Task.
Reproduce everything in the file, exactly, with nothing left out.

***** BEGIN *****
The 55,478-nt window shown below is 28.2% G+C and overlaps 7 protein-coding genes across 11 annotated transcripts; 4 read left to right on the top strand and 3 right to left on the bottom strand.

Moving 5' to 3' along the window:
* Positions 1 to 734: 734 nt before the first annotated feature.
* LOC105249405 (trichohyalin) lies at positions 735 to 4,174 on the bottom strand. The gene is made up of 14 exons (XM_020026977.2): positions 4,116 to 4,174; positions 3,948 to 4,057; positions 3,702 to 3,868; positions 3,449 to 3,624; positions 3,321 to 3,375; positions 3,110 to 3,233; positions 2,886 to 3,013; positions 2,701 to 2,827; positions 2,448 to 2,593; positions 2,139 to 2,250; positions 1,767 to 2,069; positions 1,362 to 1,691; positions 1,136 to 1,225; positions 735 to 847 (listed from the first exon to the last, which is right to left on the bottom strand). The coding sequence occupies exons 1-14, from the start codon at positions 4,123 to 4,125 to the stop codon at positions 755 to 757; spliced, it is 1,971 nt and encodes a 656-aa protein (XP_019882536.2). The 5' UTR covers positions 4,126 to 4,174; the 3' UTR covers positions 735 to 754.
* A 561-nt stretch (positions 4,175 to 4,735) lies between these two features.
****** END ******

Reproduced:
The 55,478-nt window shown below is 28.2% G+C and overlaps 7 protein-coding genes across 11 annotated transcripts; 4 read left to right on the top strand and 3 right to left on the bottom strand.

Moving 5' to 3' along the window:
* Positions 1 to 734: 734 nt before the first annotated feature.
* LOC105249405 (trichohyalin) lies at positions 735 to 4,174 on the bottom strand. The gene is made up of 14 exons (XM_020026977.2): positions 4,116 to 4,174; positions 3,948 to 4,057; positions 3,702 to 3,868; positions 3,449 to 3,624; positions 3,321 to 3,375; positions 3,110 to 3,233; positions 2,886 to 3,013; positions 2,701 to 2,827; positions 2,448 to 2,593; positions 2,139 to 2,250; positions 1,767 to 2,069; positions 1,362 to 1,691; positions 1,136 to 1,225; positions 735 to 847 (listed from the first exon to the last, which is right to left on the bottom strand). The coding sequence occupies exons 1-14, from the start codon at positions 4,123 to 4,125 to the stop codon at positions 755 to 757; spliced, it is 1,971 nt and encodes a 656-aa protein (XP_019882536.2). The 5' UTR covers positions 4,126 to 4,174; the 3' UTR covers positions 735 to 754.
* A 561-nt stretch (positions 4,175 to 4,735) lies between these two features.